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 About Bullying 
 
 

There is no legal definition of bullying but it is usually defined as repeated behaviour intended to hurt someone either emotionally or physically. It is often aimed at certain people because of their race, religion, gender or sexual orientation or their appearance or disability.

 

Bullying Can Be:

 
  • Repeated and intentional hurting of one person by others, for example: 
 - By one person or group, repeatedly.  
 - By different people at different times (some people are vulnerable to bullying for example because they are disabled or from a minority ethnic group) 
 - Face to face, via text messages or the internet (cyberbullying).
 - Direct physical bullying (for example pushing, punching, kicking).
 - Direct verbal bullying (for example name-calling, insulting, threatening).
 
  •  Indirect bullying or social bullying (for example social exclusion, spreading rumours, disclosing secrets to other people).

 

 If You Are Being Bullied:

  • Remember it’s not your fault and there are people who can help you. Don’t blame yourself for what has happened.
  • Be firm and clear – look them in the eye and tell them to stop.
  • Get away from the situation as quickly as possible.
  • If the bullying is happening in a school or club, tell a member of staff straight away. If you are scared to tell a member of staff on your own, ask a friend to go with you.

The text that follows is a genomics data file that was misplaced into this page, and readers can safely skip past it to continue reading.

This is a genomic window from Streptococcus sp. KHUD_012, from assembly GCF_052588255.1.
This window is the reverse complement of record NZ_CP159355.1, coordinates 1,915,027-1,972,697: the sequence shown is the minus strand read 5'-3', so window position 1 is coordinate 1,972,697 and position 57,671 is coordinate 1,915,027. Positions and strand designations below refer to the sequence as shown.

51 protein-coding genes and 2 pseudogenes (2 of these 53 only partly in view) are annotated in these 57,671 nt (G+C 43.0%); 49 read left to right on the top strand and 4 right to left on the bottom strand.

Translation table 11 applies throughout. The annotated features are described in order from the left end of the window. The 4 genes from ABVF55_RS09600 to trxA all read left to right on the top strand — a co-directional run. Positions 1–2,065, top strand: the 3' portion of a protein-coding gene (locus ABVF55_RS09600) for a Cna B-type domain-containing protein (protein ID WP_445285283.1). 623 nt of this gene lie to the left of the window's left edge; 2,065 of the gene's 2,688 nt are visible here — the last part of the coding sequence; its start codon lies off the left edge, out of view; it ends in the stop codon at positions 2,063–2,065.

• Tell a member of your family.
  • Keep on speaking out until someone listens.

Kidscape have produced an excellent leaflet for young people called ‘You Can Beat Bullying’, with plenty of practical advice on what you can do.


They have also written another more general leaflet called ‘Stop Bullying’ with advice for children and young people, parents and staff.

 

When You Are Talking About Bullying With a Member of Staff, Be Clear About:

  • What has happened to you. Boy
  • How often it has happened.
  • Who was involved and who saw what was happening.
  • Where it happened.
  • What you have done about it already.
 

If You Talk To a Member of Staff, You Can Expect:

  • To be listened to.
  • To be taken seriously and not to have your concerns dismissed.
  • Confidentiality to be respected wherever possible. (Discuss this first if this is important to you).
  • Practical advice if you request it.
  • Action to be taken (after discussion with you) in line with your school’s or club's Anti-Bullying policy.
  • A range of responses to be available in your school or club which can take your situation into account.
  • The situation to be monitored, in agreement with you.
 
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